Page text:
Recorded by England’s Royal National Institute for Blind People in about 1935, this set of four shellac discs is believed to be the oldest full-length audiobook in existence. Its discovery was announced in November by Matthew Rubery, a literature professor at London’s Queen Mary University. Rubery was researching the history of audiobooks when he was contacted by a record collector in Canada saying he had acquired a copy of the “Typhoon” audiobook. Shellac records are infamously delicate, so it’s amazing that the entire set has survived this long. You can also listen to a portion of this long-lost book here.

13: A lot of documents belonging to a lot of authors

In 2014, Mary Innes-Kerr, Duchess of Roxburghe, passed away, leaving the enormous library she inherited from her father to Cambridge University’s Trinity College. Besides gaining more than 7,000 new books, the university also received a cache of letters and other papers belong to famous authors that the Duchess’s father and grandfather had collected over the years, many of them previously unknown. I haven’t been able to find the full list of goodies yet, but the BBC reports that among the papers Duchess Roxburghe owned were a letter from Charles Dickens (squirreled away in a first edition copy of Hard Times), a copy of Oscar Wilde’s The Picture of Dorian Gray with an inscription from Wilde, and a letter that Henry James wrote to the duchess’s grandfather, in response to a fan letter he wrote to him. So, all in all, a pretty impressive lot.

Let me know in the comments if I missed anything and Happy New Year!

All images are from Wikimedia Commons.

“Dream Song 14” by John Berryman

Marking the birthday of a poet whom I’ve just recently discovered, here’s Berryman’s famous reading of “Dream Song 14,” recorded in a pub in Dublin in 1967. (Full text here.)

Top Ten Tuesday: Valentine’s Day Edition


Top Ten Tuesday is a meme hosted by The Broke and the Bookish.

With Valentine’s Day coming up this Sunday, the girls at The Broke and the Bookish decided to make this week’s “Top Ten Tuesday” a Valentine’s Day-themed free-for-all. And since I’ve been looking for an opportunity to talk about poetry anyway, I decided to take advantage of this week’s topic to write a list of favorite love poems (in no particular order).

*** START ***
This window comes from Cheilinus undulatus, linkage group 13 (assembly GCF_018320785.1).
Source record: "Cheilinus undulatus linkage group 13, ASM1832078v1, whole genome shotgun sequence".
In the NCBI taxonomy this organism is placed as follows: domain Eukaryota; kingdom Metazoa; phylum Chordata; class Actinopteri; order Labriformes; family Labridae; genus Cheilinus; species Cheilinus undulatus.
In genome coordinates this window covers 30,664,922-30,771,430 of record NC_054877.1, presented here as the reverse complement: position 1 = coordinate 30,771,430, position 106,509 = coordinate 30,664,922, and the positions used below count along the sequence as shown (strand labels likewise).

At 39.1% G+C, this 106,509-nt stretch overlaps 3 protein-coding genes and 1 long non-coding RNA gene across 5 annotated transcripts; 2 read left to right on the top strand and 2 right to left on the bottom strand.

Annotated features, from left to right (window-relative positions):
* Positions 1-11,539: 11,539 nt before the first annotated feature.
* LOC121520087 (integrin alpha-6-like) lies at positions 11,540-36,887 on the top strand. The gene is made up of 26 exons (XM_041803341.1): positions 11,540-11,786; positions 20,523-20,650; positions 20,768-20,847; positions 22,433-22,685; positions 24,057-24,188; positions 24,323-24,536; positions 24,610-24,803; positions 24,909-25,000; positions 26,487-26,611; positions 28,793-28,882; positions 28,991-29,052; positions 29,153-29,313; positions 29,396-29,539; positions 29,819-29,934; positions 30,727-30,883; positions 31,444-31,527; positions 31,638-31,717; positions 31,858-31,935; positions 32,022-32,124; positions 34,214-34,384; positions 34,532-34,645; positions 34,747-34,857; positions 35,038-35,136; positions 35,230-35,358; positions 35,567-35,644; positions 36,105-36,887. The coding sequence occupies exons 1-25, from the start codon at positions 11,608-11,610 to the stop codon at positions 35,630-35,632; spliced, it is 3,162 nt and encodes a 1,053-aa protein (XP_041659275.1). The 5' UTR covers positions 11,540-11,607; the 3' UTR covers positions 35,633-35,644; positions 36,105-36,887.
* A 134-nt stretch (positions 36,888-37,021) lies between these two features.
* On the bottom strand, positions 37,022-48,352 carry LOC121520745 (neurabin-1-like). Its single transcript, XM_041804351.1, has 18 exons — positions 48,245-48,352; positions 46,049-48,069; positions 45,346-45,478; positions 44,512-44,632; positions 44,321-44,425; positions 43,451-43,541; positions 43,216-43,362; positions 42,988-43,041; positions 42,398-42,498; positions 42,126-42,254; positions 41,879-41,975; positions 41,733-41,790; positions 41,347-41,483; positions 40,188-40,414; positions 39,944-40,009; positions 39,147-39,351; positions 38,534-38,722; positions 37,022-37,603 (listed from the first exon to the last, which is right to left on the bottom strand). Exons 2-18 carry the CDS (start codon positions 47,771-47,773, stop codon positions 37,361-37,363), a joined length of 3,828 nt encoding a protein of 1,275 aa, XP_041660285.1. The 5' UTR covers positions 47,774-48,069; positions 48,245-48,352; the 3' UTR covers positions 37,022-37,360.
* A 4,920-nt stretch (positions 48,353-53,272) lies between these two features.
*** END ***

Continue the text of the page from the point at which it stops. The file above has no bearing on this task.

1: “Glanmore Sonnets, X” by Seamus Heaney

I won’t say this poem is perfect, but it is a Seamus Heaney sonnet, so it’s pretty darn close.

2: “When You Are Old” by W. B. Yeats

Perhaps a little cliché by now, but that matters not a whit: it’s still one of my favorites by Yeats, as well as the poem that made me fall in love with his work in the first place.

3: “Innocence” by Patrick Kavanagh

Granted, this isn’t a usual love poem, because it’s about love of a place rather than love of a person. But as Kavanagh himself said in a different poem, “nothing whatever is by love debarred.”

4:  “If You Were Coming in the Fall” by Emily Dickinson

Like most everyone else it seems, I cut my poetic teeth on short little poems by Dickinson. This one was and still is one of my favorites from her.

5: “The Otter” by Seamus Heaney

Ordinary poets might compare their beloved to a bird, maybe, or perhaps a deer: extraordinary poets, however, can compare their wives to otters and get away with it. Heaney was one such extraordinary poet.

6: “The Sun Rising” by John Donne

Somehow, I don’t think I can write a post about love poetry and not include something by Donne.

7: “To My Dear and Loving Husband” by Anne Bradstreet

Another poet I would be remiss not to mention is Anne Bradstreet. She was one of my first favorite poets, and this poem in particular has stuck with me ever since I first read it years ago.

8: “For Annie” by Edgar Allan Poe
Sure, it’s dark and morbid as only Poe can be, but I still love it for its musicality (and for the irony of writing a love poem about death).

9: “If You Came” by Ruth Pitter

I’ve just started to dip into Ruth Pitter’s work, but this poem in particular strikes me with the depth of feeling that its seeming simplicity belies.

10: “Creation Day” by G. K. Chesterton

Last but by no means least, we have this lovely quatern that our very own Gilbert Keith Chesterton wrote to his wife Frances shortly after they were married in 1901.


What about you? Do you have any favorite love poems? Any favorite poems of any sort? Let me know in the comments.